Monthly Archives: September 2007

Red Steal?

As reported in the China Daily, video game production outsourcing to China is predicted to exceed $2.5 billion by 2010. Given that China is currently the fourth-largest economy in the world, with recorded economic growth reported as 10.7% last year, it’s no surprise that interest from game developers and publishers in establishing a long-term presence in China is high, given that production costs are significantly lower than the West and investment opportunities are common. However, the Chinese government’s position on the moral issues surrounding video games as an entertainment medium – especially within the context of internet use – is no secret, with Beijing displaying little tolerance towards Western companies seeking to capitalize on the rapidly-growing market for online gaming and cheaper labor. Is a backlash inevitable?

With potential revenues proving especially enticing to Western companies, it’s unlikely that pursuit of this lucrative market share will wane, even with fierce opposition from Beijing. Companies like Ubisoft are already building branch offices in China for development reasons, and Electronic Arts recently expanded their Pogo casual gaming service to offer their services to Chinese gamers. However, could intense interest from foreign investors (particularly Westerners) be met with stern response from the Chinese government? Never one to bow to popular opinion, Chinese President Hu Jintao has regulated the Chinese media (particularly internet usage and television broadcasts) in a manner deemed stricter than his predecessor, and also favors some rather hard line views in terms of political reform.

It is this that could prove to be a conflict of interest for Jintao, and the Chinese as an economic power. I’m sure that Beijing won’t pass on the chance to capitalize on the West’s need for cheaper production costs long associated with Chinese outsourcing, but will traditionalism and the iron grip on the country’s media be won over by aggressive business interests of Western media companies and China’s desire for economic growth? China’s internet usage statistics indicate a strong increase, despite heavy censorship and media control and video gaming is gaining in popularity at a steady rate – something has to give, especially given the speed at which the Chinese economy is growing. Will Beijing listen to the voice of The People? Or will China’s continued growth be met with ever-tightening control?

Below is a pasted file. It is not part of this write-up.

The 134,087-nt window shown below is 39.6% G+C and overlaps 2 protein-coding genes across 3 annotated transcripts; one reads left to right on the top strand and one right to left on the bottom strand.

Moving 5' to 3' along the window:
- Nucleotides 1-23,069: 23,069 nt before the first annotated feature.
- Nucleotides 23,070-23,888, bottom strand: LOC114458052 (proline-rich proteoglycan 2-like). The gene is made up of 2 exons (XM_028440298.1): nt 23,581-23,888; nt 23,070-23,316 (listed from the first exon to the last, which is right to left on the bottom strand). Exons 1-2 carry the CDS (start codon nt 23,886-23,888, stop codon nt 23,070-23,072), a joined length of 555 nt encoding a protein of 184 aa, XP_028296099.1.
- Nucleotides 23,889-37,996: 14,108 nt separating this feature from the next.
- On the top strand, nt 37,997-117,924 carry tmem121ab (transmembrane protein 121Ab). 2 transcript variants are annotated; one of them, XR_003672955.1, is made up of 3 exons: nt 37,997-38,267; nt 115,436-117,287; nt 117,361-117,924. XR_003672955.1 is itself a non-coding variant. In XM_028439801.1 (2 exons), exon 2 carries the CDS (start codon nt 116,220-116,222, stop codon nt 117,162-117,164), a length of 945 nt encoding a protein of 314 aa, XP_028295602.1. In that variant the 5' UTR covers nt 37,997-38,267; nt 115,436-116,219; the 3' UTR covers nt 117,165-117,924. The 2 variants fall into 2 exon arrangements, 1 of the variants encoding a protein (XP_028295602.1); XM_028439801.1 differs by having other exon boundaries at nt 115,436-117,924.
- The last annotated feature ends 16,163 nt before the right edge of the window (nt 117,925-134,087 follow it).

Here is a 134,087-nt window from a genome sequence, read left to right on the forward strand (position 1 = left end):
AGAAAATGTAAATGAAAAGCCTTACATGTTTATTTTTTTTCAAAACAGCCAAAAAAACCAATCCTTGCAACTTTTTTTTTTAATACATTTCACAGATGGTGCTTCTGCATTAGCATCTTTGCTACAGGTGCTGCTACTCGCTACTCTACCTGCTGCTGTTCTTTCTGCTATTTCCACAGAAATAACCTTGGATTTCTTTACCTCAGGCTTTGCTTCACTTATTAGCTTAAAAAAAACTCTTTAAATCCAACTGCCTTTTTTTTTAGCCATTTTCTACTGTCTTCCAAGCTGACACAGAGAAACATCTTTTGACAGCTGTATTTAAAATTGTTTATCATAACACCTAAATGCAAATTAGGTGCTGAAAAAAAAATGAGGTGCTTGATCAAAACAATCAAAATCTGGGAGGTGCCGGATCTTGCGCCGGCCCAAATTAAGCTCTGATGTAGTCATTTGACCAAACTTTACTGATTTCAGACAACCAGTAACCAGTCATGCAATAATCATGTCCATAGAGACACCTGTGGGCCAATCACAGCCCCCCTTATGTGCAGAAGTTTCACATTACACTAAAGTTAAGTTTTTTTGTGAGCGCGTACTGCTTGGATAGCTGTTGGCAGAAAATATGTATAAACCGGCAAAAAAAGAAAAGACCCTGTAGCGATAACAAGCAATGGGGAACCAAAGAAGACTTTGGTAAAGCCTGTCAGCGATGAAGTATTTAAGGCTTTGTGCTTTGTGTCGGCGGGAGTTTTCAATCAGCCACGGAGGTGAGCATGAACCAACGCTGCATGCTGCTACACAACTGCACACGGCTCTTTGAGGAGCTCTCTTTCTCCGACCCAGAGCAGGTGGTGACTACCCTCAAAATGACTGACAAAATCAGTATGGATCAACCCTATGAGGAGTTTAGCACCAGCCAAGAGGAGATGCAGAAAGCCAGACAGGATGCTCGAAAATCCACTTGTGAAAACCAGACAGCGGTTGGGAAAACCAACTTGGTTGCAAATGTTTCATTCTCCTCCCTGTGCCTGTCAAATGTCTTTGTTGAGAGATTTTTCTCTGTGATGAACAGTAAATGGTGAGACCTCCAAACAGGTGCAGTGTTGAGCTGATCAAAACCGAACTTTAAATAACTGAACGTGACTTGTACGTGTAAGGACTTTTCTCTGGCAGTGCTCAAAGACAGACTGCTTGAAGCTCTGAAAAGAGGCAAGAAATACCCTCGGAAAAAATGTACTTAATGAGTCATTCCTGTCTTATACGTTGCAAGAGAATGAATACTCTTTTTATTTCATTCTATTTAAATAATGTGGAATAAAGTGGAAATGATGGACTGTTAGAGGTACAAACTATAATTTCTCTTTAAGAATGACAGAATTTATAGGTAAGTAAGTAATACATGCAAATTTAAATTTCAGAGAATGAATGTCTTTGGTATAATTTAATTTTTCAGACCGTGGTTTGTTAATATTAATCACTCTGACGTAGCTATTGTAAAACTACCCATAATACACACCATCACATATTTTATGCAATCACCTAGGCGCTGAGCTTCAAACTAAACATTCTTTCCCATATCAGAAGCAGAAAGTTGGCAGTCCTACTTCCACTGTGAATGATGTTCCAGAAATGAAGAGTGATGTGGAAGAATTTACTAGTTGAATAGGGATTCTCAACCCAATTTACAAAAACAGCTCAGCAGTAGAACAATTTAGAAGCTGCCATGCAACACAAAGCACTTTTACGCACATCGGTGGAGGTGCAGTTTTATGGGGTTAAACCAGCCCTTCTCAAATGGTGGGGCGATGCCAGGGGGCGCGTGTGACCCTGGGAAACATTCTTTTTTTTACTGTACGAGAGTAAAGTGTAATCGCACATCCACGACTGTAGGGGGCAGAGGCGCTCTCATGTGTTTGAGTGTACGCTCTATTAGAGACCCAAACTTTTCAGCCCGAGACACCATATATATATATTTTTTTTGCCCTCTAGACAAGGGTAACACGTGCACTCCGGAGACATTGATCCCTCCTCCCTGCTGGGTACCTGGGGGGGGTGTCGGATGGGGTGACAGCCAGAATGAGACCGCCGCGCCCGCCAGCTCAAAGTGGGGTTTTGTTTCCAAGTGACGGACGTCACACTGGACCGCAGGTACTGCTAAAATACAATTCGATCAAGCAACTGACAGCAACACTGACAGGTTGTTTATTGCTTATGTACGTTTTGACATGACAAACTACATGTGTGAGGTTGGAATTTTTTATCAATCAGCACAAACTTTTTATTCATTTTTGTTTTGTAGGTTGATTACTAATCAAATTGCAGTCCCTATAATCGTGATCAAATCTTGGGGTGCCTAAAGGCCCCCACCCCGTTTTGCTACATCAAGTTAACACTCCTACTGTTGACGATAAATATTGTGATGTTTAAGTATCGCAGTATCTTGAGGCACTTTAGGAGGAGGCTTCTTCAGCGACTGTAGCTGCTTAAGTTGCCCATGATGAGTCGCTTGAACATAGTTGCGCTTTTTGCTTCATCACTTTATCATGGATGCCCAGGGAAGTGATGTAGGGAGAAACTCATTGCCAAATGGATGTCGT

Expansion comes at a cost – but will Beijing be willing to pay?

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Jack Thompson: “Are You Nuts?”

Everyone’s favorite pantomime attorney Jack Thompson was making headlines across the gaming world, following his comical email exchanges with Gena Feist, Take-Two’s VP and Associate General Counsel regarding his criticism of Take-Two’s business practices. Whilst the legality of this is questionable under the terms of the legal agreement between Thompson and Take-Two, perhaps what is more irritating than Thompson himself is the fact that he remains free to continue his political soapboxing on sites like Game Politics.

I understand the fact that this is considered newsworthy information, and that Game Politics would be foolish not to report on it in the first instance. However, without taking sides, you don’t see Take-Two contacting political blogs and sending out of context, incorrectly timestamped emails for the purposes of posturing and assigning blame, which seems to be the sole point in doing so unless I’m missing something. Not only that, but Thompson does himself no favors by highlighting his ignorance of the legality of commonplace age verification techniques – something I’d assume attorneys would do well to be knowledgeable of. I’m sure that much will be made of Take-Two’s failure to respond to Game Politics’ request for a statement regarding the emails, but perhaps they simply recognize that the proper place for this kind of discourse is the courtroom.

Personally, I look forward to the time when Manhunt 2 is forgotten about as the mundane, uninspired title that it will inevitably be, and these painfully frequent arguments about video game violence and selfish political agendas can be reserved for games that people actually want to play, like GTA IV. Roll on 2008.

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